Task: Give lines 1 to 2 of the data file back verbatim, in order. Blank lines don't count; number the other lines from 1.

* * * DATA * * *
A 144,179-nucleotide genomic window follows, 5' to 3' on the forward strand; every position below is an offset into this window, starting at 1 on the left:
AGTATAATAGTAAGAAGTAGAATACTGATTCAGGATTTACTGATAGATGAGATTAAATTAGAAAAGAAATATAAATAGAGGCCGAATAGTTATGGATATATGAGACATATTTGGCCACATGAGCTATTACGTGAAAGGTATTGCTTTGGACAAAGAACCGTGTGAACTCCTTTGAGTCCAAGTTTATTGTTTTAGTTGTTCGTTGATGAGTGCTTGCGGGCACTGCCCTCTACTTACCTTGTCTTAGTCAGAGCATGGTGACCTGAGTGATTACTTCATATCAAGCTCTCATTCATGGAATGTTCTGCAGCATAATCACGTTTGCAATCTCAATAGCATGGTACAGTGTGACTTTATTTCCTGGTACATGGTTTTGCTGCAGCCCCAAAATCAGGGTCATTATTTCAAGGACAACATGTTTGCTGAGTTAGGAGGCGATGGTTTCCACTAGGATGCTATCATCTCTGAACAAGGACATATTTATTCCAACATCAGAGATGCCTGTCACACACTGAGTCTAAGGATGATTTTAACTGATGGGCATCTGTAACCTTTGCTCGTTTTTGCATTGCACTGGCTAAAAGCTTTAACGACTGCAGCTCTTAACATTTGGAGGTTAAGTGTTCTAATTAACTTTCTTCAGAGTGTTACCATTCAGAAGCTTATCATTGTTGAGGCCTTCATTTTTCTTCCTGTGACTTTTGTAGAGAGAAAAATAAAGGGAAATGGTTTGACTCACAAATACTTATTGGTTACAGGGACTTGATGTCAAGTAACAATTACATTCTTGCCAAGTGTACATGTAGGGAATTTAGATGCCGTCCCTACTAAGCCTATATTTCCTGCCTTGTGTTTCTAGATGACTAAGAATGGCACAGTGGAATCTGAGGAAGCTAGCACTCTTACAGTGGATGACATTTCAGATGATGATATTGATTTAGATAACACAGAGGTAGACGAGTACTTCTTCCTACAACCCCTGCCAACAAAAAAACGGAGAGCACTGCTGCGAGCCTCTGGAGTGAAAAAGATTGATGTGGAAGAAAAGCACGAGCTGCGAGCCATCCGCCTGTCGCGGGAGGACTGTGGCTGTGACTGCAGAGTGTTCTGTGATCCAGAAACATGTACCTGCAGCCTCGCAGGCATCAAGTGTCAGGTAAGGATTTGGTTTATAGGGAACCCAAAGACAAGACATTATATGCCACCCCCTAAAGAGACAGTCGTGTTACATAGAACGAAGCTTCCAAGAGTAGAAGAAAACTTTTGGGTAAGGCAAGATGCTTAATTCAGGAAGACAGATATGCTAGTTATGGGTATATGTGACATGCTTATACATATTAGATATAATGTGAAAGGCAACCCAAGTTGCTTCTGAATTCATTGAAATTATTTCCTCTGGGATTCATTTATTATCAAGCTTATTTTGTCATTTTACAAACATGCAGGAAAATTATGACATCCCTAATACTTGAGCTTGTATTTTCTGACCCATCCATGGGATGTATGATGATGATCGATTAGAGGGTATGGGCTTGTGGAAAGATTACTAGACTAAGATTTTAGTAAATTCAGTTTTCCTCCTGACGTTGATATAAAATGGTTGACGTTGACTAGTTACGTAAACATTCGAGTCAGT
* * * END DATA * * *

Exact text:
A 144,179-nucleotide genomic window follows, 5' to 3' on the forward strand; every position below is an offset into this window, starting at 1 on the left:
AGTATAATAGTAAGAAGTAGAATACTGATTCAGGATTTACTGATAGATGAGATTAAATTAGAAAAGAAATATAAATAGAGGCCGAATAGTTATGGATATATGAGACATATTTGGCCACATGAGCTATTACGTGAAAGGTATTGCTTTGGACAAAGAACCGTGTGAACTCCTTTGAGTCCAAGTTTATTGTTTTAGTTGTTCGTTGATGAGTGCTTGCGGGCACTGCCCTCTACTTACCTTGTCTTAGTCAGAGCATGGTGACCTGAGTGATTACTTCATATCAAGCTCTCATTCATGGAATGTTCTGCAGCATAATCACGTTTGCAATCTCAATAGCATGGTACAGTGTGACTTTATTTCCTGGTACATGGTTTTGCTGCAGCCCCAAAATCAGGGTCATTATTTCAAGGACAACATGTTTGCTGAGTTAGGAGGCGATGGTTTCCACTAGGATGCTATCATCTCTGAACAAGGACATATTTATTCCAACATCAGAGATGCCTGTCACACACTGAGTCTAAGGATGATTTTAACTGATGGGCATCTGTAACCTTTGCTCGTTTTTGCATTGCACTGGCTAAAAGCTTTAACGACTGCAGCTCTTAACATTTGGAGGTTAAGTGTTCTAATTAACTTTCTTCAGAGTGTTACCATTCAGAAGCTTATCATTGTTGAGGCCTTCATTTTTCTTCCTGTGACTTTTGTAGAGAGAAAAATAAAGGGAAATGGTTTGACTCACAAATACTTATTGGTTACAGGGACTTGATGTCAAGTAACAATTACATTCTTGCCAAGTGTACATGTAGGGAATTTAGATGCCGTCCCTACTAAGCCTATATTTCCTGCCTTGTGTTTCTAGATGACTAAGAATGGCACAGTGGAATCTGAGGAAGCTAGCACTCTTACAGTGGATGACATTTCAGATGATGATATTGATTTAGATAACACAGAGGTAGACGAGTACTTCTTCCTACAACCCCTGCCAACAAAAAAACGGAGAGCACTGCTGCGAGCCTCTGGAGTGAAAAAGATTGATGTGGAAGAAAAGCACGAGCTGCGAGCCATCCGCCTGTCGCGGGAGGACTGTGGCTGTGACTGCAGAGTGTTCTGTGATCCAGAAACATGTACCTGCAGCCTCGCAGGCATCAAGTGTCAGGTAAGGATTTGGTTTATAGGGAACCCAAAGACAAGACATTATATGCCACCCCCTAAAGAGACAGTCGTGTTACATAGAACGAAGCTTCCAAGAGTAGAAGAAAACTTTTGGGTAAGGCAAGATGCTTAATTCAGGAAGACAGATATGCTAGTTATGGGTATATGTGACATGCTTATACATATTAGATATAATGTGAAAGGCAACCCAAGTTGCTTCTGAATTCATTGAAATTATTTCCTCTGGGATTCATTTATTATCAAGCTTATTTTGTCATTTTACAAACATGCAGGAAAATTATGACATCCCTAATACTTGAGCTTGTATTTTCTGACCCATCCATGGGATGTATGATGATGATCGATTAGAGGGTATGGGCTTGTGGAAAGATTACTAGACTAAGATTTTAGTAAATTCAGTTTTCCTCCTGACGTTGATATAAAATGGTTGACGTTGACTAGTTACGTAAACATTCGAGTCAGT